Interest rates on new credit card offers still aren’t moving, according to the CreditCards.com Weekly Credit Card Rate Report.
For the 13th week in a row, the national average annual percentage rate remained glued at 15 percent after credit card issuers declined to change interest rates on advertised cards. Among the 100 cards monitored weekly by CreditCards.com, not a single card advertised a new rate or annual fee this week. Card issuers also left promotional APRs and interest-free balance transfer offers unchanged for the third consecutive week.
Interest rates have remained in place for a record number of weeks this year, making comparing rates more predictable. APRs on existing credit cards could change soon, however, if the Federal Reserve announces a federal funds rate increase at its Federal Open Market Committee meeting on Thursday. A potential rate increase would affect variable rate cards, but new-card offer rates that make up the rate report would not be directly affected right away.
Consumers not ready for EMV shift
As the deadline approaches for retailers to switch to EMV-enabled payments, many credit card holders have already received replacement cards with small square chips embedded in the plastic. But according to a survey released Sept. 15 by the payment company Harbortouch, most consumers still don’t know what the chips are for or what to do with them.
The payment company polled 15,000 U.S. adults at the end of August and found that 56 percent didn’t know what an EMV card was, even though some of those respondents may have already received one in the mail. Consumers with low incomes were especially likely to be in the dark. Almost 60 percent of consumers who made between $25,000 and $49,999 were unaware of EMV. Up to 74 percent of consumers who made more than $150,000, by contrast, knew about the anti-fraud technology.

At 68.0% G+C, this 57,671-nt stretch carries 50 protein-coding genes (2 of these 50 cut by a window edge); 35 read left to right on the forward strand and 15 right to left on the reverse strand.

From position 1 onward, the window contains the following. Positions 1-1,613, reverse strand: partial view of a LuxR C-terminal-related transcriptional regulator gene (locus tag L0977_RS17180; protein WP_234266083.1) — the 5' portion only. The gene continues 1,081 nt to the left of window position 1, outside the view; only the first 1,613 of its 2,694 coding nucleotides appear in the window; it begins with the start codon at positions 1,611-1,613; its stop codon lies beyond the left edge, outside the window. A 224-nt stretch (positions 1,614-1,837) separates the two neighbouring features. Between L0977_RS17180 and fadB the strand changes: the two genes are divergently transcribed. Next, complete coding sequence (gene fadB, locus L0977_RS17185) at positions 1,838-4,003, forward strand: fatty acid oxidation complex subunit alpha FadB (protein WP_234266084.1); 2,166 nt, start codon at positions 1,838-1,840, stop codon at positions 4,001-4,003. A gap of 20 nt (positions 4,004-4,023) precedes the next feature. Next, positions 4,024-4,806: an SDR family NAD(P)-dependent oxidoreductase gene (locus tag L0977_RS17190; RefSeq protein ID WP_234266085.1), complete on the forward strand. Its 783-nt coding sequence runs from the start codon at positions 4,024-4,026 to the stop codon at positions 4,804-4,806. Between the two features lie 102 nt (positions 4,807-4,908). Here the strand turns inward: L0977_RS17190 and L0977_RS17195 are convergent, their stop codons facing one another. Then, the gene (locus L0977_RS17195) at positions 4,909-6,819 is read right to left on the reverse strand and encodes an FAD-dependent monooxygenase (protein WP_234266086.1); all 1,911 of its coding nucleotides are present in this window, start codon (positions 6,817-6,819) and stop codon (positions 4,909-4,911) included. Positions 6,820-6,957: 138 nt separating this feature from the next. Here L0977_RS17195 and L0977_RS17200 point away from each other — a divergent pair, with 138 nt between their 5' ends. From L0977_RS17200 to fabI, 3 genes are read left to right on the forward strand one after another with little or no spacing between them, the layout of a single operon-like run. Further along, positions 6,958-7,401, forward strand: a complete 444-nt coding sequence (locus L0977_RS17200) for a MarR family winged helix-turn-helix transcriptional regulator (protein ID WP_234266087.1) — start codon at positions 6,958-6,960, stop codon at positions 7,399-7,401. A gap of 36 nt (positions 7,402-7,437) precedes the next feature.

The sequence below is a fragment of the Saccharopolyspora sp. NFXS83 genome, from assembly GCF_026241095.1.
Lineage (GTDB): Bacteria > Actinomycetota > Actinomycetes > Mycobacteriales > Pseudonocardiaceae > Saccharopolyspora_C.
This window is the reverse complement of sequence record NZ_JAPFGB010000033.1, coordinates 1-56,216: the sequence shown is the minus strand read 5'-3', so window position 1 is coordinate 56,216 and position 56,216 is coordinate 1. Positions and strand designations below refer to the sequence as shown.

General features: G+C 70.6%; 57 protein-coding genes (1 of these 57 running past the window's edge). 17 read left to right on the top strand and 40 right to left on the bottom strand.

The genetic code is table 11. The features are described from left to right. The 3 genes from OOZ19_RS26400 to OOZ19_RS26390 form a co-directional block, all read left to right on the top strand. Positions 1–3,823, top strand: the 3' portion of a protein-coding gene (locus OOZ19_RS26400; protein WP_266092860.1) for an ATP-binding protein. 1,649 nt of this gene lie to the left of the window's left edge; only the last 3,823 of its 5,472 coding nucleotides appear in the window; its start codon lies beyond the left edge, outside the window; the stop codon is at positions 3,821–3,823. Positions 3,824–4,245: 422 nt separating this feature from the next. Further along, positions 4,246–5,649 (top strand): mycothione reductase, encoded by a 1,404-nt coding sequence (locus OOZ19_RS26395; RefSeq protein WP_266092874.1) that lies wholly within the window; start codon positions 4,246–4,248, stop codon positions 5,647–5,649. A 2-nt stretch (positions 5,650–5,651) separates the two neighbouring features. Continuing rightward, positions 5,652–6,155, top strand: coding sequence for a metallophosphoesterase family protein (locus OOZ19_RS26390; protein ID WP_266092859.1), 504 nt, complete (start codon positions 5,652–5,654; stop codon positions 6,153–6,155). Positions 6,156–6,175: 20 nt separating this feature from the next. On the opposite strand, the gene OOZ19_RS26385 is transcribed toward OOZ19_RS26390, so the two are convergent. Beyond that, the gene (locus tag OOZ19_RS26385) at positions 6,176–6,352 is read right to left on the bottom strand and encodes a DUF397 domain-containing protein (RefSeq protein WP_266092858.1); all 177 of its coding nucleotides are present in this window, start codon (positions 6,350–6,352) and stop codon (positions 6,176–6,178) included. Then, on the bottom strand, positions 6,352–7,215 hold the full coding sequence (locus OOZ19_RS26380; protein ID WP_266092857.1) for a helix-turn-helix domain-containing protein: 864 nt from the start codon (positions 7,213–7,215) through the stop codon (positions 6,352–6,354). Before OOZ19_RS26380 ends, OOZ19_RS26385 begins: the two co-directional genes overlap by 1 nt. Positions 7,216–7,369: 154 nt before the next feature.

Among those who were aware of EMV, nearly half were doubtful whether the more secure technology would do much to protect their personal details.
The survey also found that more than half of consumers said they still hadn’t received replacement cards embedded with EMV chips from all of their card issuers even though the deadline for retailers is fast approaching.
Beginning Oct. 1, retailers who don’t accept chip-enabled payments will be liable for fraudulent purchases on chip-enabled cards. To get ready for the deadline, card issuers have been mailing replacement cards with EMV chips and adding the chips to their newest cards. Meanwhile, some retailers have also begun swapping out their payment equipment and accepting chip-enabled payments.
However, a large number of retailers haven’t updated their terminals yet, setting consumers up for considerable confusion when some stores require cardholders to dip their chip-enabled cards into an EMV-enabled terminal and other stores ask them to swipe their cards instead. “The findings of this study indicate EMV could pose serious challenges for credit card companies and retailers as the busy holiday shopping season approaches,” said Harbortouch’s Jared Isaacman in a news release. “Varying rates of adoption and opinions on the benefits of ‘chip’ cards means more can be done by all parties to ensure a smooth transition on October 1 and beyond.”
|CreditCards.com’s Weekly Rate Report|
|Avg. APR||Last week||6 months ago|
|Methodology: The national average credit card APR is comprised of 100 of the most popular credit cards in the country, including cards from dozens of leading U.S. issuers and representing every card category listed above. (Introductory, or teaser, rates are not included in the calculation.)|
|Updated: Sept. 16, 2015|
See related:8 FAQs about EMV credit cards